It’s no secret that I’m a huge Star Trek fan. Well, at least now it’s no huge secret.
I must confess—I love Space.
I love watching shows about Space, reading books about Space. I wish I could travel back in Space and Time and witness the first Moon landing on a black and white television—feeling that initial shock and awe that is so lost when reading about this great feat.
Are you starting to understand how much I love Space?
I love it.
In fact, I love Space so much that I even love people who’ve been to “fake Space.”
George Takei is one of my favorite “fake Space” people. He played Hikaru Sulu on the television show Star Trek and reprised this role in six movies. He also attends Comic Con, a lot (which is also a great place to be in Space and Time).
And although Takei has spent a large portion of his life pretending to be in Space (a worthy calling), he’s also managed to do many good things right here on Earth as well.
Openly gay, Takei is a tireless Gay Rights activist. But his dedication to human rights doesn’t end there. During his youth (after the bombing of Pearl Harbor) Takei was one of the many Japanese Americans unjustly sent to internment camps. Takei writes about this horrific experience often, and in the article “Why We Must Remember Rohwer,” states,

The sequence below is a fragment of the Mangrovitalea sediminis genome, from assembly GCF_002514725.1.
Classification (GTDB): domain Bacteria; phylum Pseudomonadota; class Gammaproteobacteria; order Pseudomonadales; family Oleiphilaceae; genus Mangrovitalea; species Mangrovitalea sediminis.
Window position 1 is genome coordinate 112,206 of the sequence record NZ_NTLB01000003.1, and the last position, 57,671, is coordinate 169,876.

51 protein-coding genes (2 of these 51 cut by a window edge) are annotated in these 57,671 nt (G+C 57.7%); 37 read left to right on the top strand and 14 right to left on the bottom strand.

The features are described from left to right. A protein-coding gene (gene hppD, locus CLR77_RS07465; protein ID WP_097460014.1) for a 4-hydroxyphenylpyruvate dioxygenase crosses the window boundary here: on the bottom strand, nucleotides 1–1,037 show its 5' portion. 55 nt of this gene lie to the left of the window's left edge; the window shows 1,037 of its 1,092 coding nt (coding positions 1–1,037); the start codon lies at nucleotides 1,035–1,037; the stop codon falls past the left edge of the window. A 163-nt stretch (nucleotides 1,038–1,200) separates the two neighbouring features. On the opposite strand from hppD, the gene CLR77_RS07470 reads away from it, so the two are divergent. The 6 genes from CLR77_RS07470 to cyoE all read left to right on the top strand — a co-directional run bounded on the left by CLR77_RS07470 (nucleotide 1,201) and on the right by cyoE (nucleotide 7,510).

Over 70 years ago, my family and I were forced from our home in Los Angeles at gunpoint by U.S. soldiers and sent to Rohwer, all because we happened to look like the people who bombed Pearl Harbor. I was just five years old, and would spend much of my childhood behind barbed wire in that camp and, later, another in California called Tule Lake. One hundred twenty thousand other Japanese Americans from the West Coast suffered a similar fate.
Takei has spent most of his adult life attempting to strengthen Japanese-American relations, and has won many awards for his work strengthening these bonds.
Yet, although Takei has spent much of his life aiding serious causes, he also has a very playful side.
Takei’s humorous nature does not surprise me.
Often, humor is born from times of hardship. And although Takei has experienced, no doubt, great fun pretending to be in Space, he’s also spent a lot of time enduring real hardship and injustice here on Earth.
His humor inspires me. Like Kurt Vonnegut’s Slaughterhouse-Five, the below Amazon.com reviews by George Takei highlight how even when we’ve experienced darkness we can still access the light.
So enjoy. These reviews are truly hillairous and very well-written.
And remember, Christmas is just around the corner, too.
Perhaps these reviews will inspire a last minute gift…or not:
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